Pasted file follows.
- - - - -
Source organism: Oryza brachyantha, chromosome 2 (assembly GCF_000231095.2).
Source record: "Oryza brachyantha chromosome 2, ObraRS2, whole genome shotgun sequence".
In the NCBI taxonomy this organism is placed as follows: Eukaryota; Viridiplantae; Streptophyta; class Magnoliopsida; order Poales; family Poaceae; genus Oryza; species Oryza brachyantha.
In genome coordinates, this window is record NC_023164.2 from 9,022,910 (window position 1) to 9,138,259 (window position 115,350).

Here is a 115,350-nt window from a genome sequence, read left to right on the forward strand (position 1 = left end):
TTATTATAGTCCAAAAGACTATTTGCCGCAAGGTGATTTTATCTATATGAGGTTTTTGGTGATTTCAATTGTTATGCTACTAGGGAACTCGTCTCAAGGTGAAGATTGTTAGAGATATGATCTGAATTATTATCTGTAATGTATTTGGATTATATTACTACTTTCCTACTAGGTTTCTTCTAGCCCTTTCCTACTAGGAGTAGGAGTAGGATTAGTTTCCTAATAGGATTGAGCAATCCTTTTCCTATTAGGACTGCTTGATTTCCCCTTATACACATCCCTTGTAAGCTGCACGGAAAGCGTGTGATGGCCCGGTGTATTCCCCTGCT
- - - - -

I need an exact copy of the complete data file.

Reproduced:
Source organism: Oryza brachyantha, chromosome 2 (assembly GCF_000231095.2).
Source record: "Oryza brachyantha chromosome 2, ObraRS2, whole genome shotgun sequence".
In the NCBI taxonomy this organism is placed as follows: Eukaryota; Viridiplantae; Streptophyta; class Magnoliopsida; order Poales; family Poaceae; genus Oryza; species Oryza brachyantha.
In genome coordinates, this window is record NC_023164.2 from 9,022,910 (window position 1) to 9,138,259 (window position 115,350).

Here is a 115,350-nt window from a genome sequence, read left to right on the forward strand (position 1 = left end):
TTATTATAGTCCAAAAGACTATTTGCCGCAAGGTGATTTTATCTATATGAGGTTTTTGGTGATTTCAATTGTTATGCTACTAGGGAACTCGTCTCAAGGTGAAGATTGTTAGAGATATGATCTGAATTATTATCTGTAATGTATTTGGATTATATTACTACTTTCCTACTAGGTTTCTTCTAGCCCTTTCCTACTAGGAGTAGGAGTAGGATTAGTTTCCTAATAGGATTGAGCAATCCTTTTCCTATTAGGACTGCTTGATTTCCCCTTATACACATCCCTTGTAAGCTGCACGGAAAGCGTGTGATGGCCCGGTGTATTCCCCTGCT